Person Centred Practice

Person-centred practice is focusing on the needs of the client and involving   them in the decision making process for the care they receive. It includes treating them as an individual - their character, their beliefs and their unique backgrounds. This would be opposed to providing uniform care that is standard and not defined by the person.

We try to function within the paramaters of person-centred care as much as possible. We carry out full assessments in the home of client before the care begins to assess what care they would like, the duration of the visits, the number of visits and the times of the day they would like the visits. We build up a picutre of the kind of person they are and which of our carers would be best suited to that individual. For example some people like quiet carers, some like carers who are more gregarious, some like older carers whilst other don't mind younger ones. It also gives us a picture of the care requirements of the individual. For example some clients require stoma care, so we would only send those who are trained and confident in dealing with stoma care.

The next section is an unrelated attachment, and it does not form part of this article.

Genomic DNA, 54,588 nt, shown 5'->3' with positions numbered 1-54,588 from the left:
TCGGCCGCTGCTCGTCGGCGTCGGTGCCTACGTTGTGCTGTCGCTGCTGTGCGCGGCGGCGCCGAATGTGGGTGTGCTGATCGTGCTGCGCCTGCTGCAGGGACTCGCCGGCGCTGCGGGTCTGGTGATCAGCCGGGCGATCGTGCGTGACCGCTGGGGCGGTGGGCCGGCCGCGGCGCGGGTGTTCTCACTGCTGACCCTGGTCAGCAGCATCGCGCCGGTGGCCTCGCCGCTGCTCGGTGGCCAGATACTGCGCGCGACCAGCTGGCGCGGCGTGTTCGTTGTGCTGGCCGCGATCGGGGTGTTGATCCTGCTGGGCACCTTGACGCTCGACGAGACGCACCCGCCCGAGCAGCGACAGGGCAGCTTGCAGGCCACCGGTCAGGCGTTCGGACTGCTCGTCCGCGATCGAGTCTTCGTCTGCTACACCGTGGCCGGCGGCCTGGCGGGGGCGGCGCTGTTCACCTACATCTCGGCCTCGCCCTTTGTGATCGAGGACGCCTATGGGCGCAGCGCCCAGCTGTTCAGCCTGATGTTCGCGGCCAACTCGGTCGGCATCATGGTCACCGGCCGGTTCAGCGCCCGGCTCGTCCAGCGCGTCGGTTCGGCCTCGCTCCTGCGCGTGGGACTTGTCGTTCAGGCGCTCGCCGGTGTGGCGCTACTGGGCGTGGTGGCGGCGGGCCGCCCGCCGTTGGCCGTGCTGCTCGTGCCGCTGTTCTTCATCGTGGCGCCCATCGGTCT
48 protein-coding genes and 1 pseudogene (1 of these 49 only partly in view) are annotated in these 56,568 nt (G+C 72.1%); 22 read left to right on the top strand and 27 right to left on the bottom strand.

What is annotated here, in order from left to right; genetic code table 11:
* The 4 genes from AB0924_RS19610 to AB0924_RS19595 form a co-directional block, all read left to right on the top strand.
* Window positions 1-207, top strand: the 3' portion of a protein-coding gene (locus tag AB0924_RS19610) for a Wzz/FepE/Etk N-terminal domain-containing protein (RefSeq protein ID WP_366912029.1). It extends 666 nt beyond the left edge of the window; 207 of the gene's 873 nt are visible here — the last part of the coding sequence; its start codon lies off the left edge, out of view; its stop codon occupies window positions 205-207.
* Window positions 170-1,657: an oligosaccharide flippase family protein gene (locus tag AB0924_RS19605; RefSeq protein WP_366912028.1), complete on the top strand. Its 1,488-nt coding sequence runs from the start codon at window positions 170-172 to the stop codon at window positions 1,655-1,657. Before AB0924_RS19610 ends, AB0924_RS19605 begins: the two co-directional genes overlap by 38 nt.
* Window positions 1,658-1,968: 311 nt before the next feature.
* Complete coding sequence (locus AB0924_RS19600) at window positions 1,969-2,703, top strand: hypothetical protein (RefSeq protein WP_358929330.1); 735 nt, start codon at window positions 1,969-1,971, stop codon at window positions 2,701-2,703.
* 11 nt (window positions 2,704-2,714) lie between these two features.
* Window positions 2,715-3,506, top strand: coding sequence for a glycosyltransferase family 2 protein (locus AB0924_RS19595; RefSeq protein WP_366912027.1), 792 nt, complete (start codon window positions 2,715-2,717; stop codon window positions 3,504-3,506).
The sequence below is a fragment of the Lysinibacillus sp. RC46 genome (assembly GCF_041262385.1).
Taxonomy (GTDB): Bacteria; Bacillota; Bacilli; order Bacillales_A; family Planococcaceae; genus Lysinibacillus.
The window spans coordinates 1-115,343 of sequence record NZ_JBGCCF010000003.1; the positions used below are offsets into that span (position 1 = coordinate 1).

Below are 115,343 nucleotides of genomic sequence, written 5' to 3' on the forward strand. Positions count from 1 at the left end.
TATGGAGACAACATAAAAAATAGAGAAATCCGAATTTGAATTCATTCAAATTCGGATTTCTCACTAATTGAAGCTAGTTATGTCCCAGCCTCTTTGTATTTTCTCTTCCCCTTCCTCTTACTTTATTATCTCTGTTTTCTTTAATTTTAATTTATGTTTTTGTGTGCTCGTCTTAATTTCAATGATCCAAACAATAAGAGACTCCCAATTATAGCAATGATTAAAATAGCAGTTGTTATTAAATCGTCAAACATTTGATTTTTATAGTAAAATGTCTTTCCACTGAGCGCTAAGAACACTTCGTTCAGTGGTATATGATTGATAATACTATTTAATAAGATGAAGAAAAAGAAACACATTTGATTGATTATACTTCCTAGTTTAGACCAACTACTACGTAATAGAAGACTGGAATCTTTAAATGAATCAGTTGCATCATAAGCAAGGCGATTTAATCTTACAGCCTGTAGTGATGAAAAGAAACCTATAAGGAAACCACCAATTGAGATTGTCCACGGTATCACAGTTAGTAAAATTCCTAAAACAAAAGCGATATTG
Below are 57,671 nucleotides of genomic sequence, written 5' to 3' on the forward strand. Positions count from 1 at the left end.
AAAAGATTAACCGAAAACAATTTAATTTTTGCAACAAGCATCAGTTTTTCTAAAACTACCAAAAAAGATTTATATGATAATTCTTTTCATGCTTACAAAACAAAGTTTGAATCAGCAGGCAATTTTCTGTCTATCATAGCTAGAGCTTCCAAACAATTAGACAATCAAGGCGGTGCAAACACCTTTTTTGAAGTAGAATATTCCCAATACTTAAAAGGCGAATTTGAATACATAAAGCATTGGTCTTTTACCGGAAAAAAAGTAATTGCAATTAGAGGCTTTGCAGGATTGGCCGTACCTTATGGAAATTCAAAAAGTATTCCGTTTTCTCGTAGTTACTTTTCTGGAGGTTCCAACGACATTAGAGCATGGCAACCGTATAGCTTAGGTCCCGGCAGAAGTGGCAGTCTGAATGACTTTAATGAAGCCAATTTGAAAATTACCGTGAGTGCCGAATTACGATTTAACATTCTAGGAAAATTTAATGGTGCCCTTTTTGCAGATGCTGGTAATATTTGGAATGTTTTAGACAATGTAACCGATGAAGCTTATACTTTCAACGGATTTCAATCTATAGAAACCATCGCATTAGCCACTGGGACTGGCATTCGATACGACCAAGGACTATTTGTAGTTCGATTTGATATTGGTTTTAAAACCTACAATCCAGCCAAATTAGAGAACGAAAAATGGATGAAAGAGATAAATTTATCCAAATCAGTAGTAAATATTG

In many cases family and friends are also involved in this process - particularly if the individual has been diagnosed with dementia and has been previously assessed as not having capacity. In these cases it is useful to discuss their backgrounds with the family members to enable us to get an idea of their background, their likes and dislikes and their interests. We try to liaise with the client as much as possible to keep them involved and enabling them to do what they can still do, but family input is often a valuable addition.

Finally we do also receive feedback from clients giving us further information regarding their care. Perhaps they do not like the times of the visits, or they do not like a particular carer or just that their needs have changed. In each of these cases we would try to accomodate their needs in the future.